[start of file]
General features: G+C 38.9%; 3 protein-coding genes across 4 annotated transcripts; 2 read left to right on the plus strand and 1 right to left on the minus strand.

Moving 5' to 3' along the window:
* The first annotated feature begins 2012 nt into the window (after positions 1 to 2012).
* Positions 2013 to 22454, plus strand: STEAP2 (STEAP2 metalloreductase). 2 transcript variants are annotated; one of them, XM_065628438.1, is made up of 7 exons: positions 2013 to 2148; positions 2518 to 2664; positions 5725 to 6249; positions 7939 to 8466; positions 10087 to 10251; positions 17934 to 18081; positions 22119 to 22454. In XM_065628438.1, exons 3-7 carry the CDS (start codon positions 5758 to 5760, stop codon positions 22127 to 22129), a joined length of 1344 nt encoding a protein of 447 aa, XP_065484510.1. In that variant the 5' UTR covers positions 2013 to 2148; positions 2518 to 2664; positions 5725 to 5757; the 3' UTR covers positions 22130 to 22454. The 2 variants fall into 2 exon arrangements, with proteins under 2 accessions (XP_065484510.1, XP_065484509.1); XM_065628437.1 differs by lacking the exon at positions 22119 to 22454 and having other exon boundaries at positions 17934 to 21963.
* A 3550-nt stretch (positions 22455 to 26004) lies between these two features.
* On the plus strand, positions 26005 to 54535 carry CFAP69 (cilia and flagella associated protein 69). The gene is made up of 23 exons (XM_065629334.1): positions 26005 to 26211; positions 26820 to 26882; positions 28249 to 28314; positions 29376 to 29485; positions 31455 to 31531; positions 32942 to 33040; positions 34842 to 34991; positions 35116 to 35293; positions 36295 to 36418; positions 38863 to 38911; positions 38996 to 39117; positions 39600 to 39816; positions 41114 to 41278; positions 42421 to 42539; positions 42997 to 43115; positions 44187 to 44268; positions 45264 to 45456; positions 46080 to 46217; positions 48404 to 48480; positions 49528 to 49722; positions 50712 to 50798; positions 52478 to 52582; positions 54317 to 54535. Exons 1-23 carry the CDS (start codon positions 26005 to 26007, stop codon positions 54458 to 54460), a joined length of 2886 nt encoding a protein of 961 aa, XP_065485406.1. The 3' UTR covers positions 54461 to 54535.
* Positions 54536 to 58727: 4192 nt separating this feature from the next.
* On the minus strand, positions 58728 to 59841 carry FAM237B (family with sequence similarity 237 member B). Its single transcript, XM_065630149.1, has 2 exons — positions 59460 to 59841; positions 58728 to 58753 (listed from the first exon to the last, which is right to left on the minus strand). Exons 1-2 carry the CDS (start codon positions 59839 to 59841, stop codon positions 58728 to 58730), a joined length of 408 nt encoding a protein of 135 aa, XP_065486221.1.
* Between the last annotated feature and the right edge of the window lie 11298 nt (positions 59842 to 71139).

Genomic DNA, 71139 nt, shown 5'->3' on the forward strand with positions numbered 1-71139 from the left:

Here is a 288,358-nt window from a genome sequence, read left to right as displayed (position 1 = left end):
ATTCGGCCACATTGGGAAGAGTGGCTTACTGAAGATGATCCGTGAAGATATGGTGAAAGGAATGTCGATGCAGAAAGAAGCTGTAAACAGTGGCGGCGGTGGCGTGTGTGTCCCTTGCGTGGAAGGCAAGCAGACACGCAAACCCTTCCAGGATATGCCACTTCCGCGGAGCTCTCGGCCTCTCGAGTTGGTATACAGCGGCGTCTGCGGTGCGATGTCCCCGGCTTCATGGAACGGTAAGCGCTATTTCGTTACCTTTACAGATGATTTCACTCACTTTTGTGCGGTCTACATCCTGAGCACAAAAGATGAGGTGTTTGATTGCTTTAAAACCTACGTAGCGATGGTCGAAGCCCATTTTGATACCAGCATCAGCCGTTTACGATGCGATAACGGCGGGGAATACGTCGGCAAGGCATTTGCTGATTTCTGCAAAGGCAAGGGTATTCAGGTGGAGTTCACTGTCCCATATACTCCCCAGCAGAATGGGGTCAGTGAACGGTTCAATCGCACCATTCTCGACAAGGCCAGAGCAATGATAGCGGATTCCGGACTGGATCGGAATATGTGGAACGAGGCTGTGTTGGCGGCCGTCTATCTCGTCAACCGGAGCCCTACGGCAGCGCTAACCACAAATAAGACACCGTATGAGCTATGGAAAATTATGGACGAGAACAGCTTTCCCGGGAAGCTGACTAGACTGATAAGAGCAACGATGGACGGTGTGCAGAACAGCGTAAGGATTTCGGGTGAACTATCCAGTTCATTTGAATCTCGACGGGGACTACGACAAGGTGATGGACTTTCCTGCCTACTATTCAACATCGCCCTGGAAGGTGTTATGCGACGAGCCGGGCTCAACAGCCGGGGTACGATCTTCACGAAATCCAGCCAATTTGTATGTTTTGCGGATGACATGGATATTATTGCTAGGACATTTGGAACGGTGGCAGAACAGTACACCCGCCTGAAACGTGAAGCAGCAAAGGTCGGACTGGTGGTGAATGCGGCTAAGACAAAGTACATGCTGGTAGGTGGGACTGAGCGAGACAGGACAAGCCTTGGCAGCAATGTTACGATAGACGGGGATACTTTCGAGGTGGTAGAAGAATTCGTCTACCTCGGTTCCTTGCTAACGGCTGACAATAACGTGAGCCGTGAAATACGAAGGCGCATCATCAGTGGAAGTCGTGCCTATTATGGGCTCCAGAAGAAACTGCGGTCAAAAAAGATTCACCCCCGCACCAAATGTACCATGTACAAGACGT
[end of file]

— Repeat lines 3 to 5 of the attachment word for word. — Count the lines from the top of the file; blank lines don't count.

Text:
* The first annotated feature begins 2012 nt into the window (after positions 1 to 2012).
* Positions 2013 to 22454, plus strand: STEAP2 (STEAP2 metalloreductase). 2 transcript variants are annotated; one of them, XM_065628438.1, is made up of 7 exons: positions 2013 to 2148; positions 2518 to 2664; positions 5725 to 6249; positions 7939 to 8466; positions 10087 to 10251; positions 17934 to 18081; positions 22119 to 22454. In XM_065628438.1, exons 3-7 carry the CDS (start codon positions 5758 to 5760, stop codon positions 22127 to 22129), a joined length of 1344 nt encoding a protein of 447 aa, XP_065484510.1. In that variant the 5' UTR covers positions 2013 to 2148; positions 2518 to 2664; positions 5725 to 5757; the 3' UTR covers positions 22130 to 22454. The 2 variants fall into 2 exon arrangements, with proteins under 2 accessions (XP_065484510.1, XP_065484509.1); XM_065628437.1 differs by lacking the exon at positions 22119 to 22454 and having other exon boundaries at positions 17934 to 21963.
* A 3550-nt stretch (positions 22455 to 26004) lies between these two features.